John Libbey Eurotext

L'Orthodontie Française

MENU

Chirurgie faciale de rajeunissement Volume 76, issue 3, Septembre 2005

Author

Aging brings about anatomical changes that are undesirable. Senescence is consequently one of the most powerful stimuli for aesthetic surgery. The face, responsible for the myriad expressions of human experience, is constantly subject to exposure and also suffers from the perennial action of environmental factors and gravity. Frequently, the face is the main focus of anxiety in individuals who have attained a certain age, presenting skin flaccidity and loss of tone, marked lines of expression and fat deposits.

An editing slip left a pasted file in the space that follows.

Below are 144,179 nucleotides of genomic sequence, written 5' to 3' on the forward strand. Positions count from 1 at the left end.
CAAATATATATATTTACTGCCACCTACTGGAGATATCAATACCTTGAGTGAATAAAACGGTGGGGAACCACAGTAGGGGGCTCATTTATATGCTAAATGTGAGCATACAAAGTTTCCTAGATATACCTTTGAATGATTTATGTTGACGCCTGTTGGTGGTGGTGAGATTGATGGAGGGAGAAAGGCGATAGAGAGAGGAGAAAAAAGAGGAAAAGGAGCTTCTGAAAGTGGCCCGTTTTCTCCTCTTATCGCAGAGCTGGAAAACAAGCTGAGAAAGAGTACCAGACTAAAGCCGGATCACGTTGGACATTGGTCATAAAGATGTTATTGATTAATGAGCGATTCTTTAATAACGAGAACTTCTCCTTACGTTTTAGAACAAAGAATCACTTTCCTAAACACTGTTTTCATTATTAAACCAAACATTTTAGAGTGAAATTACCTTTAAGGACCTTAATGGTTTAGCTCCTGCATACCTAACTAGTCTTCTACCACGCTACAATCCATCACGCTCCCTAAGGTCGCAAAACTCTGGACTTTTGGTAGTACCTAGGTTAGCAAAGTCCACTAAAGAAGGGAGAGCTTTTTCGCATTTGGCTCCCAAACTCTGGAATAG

Expectations of both the patient and the surgeon, regarding facial aesthetic surgery, have increased considerably over the last two decades with the advent of newer procedures and equipment. While experience allows the surgeon a better selection of techniques, at the same time he must be knowledgeable in details of different surgical approaches and variations to attain the best result for each individual case. The anatomy of the aging face should be examined carefully for a personalized treatment plan. Currently, a satisfactory result of an aesthetic facial procedure is obtained when signs of an operation are undetectable and no anatomical landmarks have been altered. The bond created between the patient and surgeon will be frustrated if there remain signs that reveal the "secret" that surgery was performed.